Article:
Those two songs are among his best: Steve Earle has told of quieting a heckling Van Zandt at a Houston club in 1972 by playing a dead-on version of the long and winding “Mr. Mudd & Mr. Gold” while “If I Needed You” was a country hit for Emmylou Harris and Don Williams in 1982 (introducing Van Zandt’s music to a mainstream audience, including me as a 16-year-old). But his best-known song remains “Pancho & Lefty.” A No. 1 hit for Nelson and Haggard in 1983, it was also performed on a prime-time network TV special a couple years ago by Nelson and Bob Dylan.
        In our 1995 interview, Van Zandt recalled seeing that special. “I’d just the night before come off the road... I was kinda layin’ there and goin’ to sleep, and my son Will comes screamin’ around the corner, yelling, ‘DAD! GET UP! GET UP! DAD! GET UP!’ And my first thought was, ‘We’re on fire! The house is on fire!’ And I’m gettin’ outta bed and I’m thinkin’, should I put on my boots in case I have to kick something in? And Will keeps sayin’, ‘Dad! Come here!’ And it’s like, no time for boots. So I go around the corner, and there on the TV is Bob and Willie singin’ ‘Pancho & Lefty.’ Far out!
        “So I watched it, and I went back to sleep.”
I saw Van Zandt perform probably a half-dozen times, but my favorite memory of seeing him was in 1993, during a trip to Nashville.

        I saw Van Zandt perform probably a half-dozen times, but my favorite memory of seeing him was in November 1993, during a trip to Nashville to visit my brother, who was teaching at Vanderbilt University at the time. I remember wondering, if there were any musician in Nashville I’d love to just run into by chance during my few days in town, who would it be? Townes Van Zandt, I fairly quickly decided. One day at lunch with my brother at a restaurant near the Vanderbilt campus, I turned around and there was Townes, his wife Jeanene and his little girl Katie Belle sitting at a table. A higher force must have had something to do with that, too.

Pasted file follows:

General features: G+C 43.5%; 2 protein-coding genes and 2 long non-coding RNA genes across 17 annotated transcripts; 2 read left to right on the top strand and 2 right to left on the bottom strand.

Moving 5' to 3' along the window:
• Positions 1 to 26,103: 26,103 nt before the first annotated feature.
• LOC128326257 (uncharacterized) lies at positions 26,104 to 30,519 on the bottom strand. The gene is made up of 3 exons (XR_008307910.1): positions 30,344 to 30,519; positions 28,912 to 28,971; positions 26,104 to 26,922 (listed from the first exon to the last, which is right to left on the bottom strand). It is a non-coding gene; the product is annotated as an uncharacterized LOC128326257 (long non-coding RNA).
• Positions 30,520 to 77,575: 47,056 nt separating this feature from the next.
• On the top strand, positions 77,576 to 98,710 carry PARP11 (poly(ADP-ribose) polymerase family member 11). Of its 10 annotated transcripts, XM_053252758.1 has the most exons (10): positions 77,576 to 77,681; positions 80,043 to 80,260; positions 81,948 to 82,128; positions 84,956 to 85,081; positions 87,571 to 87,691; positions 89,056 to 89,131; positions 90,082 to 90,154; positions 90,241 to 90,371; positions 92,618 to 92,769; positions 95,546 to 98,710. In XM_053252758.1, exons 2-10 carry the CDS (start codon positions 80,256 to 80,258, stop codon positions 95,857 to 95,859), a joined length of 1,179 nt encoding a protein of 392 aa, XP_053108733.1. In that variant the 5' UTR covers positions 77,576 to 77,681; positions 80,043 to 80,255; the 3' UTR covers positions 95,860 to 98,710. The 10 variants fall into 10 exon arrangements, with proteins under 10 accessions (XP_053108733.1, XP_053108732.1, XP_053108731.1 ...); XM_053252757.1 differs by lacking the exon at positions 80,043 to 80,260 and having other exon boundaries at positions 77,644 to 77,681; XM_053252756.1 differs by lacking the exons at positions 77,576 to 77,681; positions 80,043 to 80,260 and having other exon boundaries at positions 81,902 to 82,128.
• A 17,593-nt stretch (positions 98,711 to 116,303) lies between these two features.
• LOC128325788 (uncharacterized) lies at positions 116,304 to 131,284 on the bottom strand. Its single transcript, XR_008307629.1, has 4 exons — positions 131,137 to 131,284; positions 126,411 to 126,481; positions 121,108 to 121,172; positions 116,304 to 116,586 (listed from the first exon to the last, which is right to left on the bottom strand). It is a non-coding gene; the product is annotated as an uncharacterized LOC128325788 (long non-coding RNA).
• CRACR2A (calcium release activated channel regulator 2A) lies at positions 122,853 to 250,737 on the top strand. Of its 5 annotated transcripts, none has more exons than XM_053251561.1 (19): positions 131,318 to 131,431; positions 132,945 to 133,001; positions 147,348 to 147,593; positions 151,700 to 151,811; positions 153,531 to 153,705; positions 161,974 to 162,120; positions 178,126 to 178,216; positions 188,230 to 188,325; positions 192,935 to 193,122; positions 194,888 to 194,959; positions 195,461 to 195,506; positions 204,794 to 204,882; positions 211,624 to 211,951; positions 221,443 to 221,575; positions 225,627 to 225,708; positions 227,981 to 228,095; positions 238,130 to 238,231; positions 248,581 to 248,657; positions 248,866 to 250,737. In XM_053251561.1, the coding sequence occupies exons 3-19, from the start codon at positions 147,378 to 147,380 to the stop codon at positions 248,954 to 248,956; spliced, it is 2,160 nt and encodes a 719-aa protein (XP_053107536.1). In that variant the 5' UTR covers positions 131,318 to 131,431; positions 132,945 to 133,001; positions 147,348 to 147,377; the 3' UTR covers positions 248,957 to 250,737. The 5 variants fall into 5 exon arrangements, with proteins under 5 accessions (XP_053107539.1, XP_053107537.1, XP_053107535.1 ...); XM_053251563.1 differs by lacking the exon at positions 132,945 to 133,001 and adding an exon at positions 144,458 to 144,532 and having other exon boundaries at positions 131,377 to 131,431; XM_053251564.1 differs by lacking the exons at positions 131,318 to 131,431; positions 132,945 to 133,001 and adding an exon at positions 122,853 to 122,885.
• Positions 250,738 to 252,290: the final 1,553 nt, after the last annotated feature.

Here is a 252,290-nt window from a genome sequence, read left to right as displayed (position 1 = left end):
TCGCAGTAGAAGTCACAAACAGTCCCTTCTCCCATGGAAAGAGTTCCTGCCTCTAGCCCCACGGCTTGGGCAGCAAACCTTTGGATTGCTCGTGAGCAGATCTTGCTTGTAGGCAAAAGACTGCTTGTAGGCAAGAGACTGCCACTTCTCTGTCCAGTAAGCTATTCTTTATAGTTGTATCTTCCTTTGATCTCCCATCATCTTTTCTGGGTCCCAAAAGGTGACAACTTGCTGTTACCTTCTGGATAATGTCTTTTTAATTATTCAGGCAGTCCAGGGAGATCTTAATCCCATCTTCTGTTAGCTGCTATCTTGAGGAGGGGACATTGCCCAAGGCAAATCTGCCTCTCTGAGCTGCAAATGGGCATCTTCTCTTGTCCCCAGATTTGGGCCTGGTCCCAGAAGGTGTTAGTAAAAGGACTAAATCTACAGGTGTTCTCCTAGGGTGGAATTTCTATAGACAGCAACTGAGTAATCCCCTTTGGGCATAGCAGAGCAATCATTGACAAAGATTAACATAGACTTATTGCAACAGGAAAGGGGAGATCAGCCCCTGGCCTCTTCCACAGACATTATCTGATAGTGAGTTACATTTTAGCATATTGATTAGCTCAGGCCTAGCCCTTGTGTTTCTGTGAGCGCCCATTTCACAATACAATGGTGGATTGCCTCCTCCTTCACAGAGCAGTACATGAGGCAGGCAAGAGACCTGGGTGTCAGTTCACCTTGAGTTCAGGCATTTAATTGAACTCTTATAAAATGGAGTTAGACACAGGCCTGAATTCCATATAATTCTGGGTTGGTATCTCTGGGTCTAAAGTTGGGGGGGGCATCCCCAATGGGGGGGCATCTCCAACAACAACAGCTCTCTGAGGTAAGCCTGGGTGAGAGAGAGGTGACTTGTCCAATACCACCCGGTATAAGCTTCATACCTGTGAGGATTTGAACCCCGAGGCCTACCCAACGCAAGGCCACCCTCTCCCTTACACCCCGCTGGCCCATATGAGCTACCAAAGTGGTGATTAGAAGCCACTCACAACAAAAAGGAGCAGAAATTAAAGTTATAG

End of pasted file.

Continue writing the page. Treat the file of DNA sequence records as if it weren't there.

But what I’ll never, ever shake from my mind rests on the now-fading final page of a transcript from our 1992 interview. It’s the kind of soul-searching insight that just doesn’t happen in such artist-to-journalist conversations, which so often are simply a matter of promoting the latest album or tour or other such career opportunity. In fact, my question was very much along those all-too-obvious lines. Given that Garth Brooks had just recently given country music a more mainstream appeal than it had ever experienced before, I asked Townes if he thought he might stand to benefit from this newfound popularity. His response:
        “No, I don’t think, as a matter of fact, that I’m going to benefit from anything on this earth. It’s more like that. I mean, if you have love on the earth, that seems to be number one. There’s food, water, air, and love, right? And love is just basically heartbreak.
        “Humans can’t live in the present like animals do; they just live in the present. But humans are always thinking about the future or the past. So, it’s a veil of tears, man. And I don’t know anything that’s going to benefit me except more love. I just need an overwhelming amount of love.
        “And a nap. Mostly a nap.”
        Sleep well, Townes.
Peter Blackstock is co-editor of the alternative-country bimonthly No Depression, a columnist for the Seattle Post-Intelligencer and archivist for the South By Southwest Music Festival.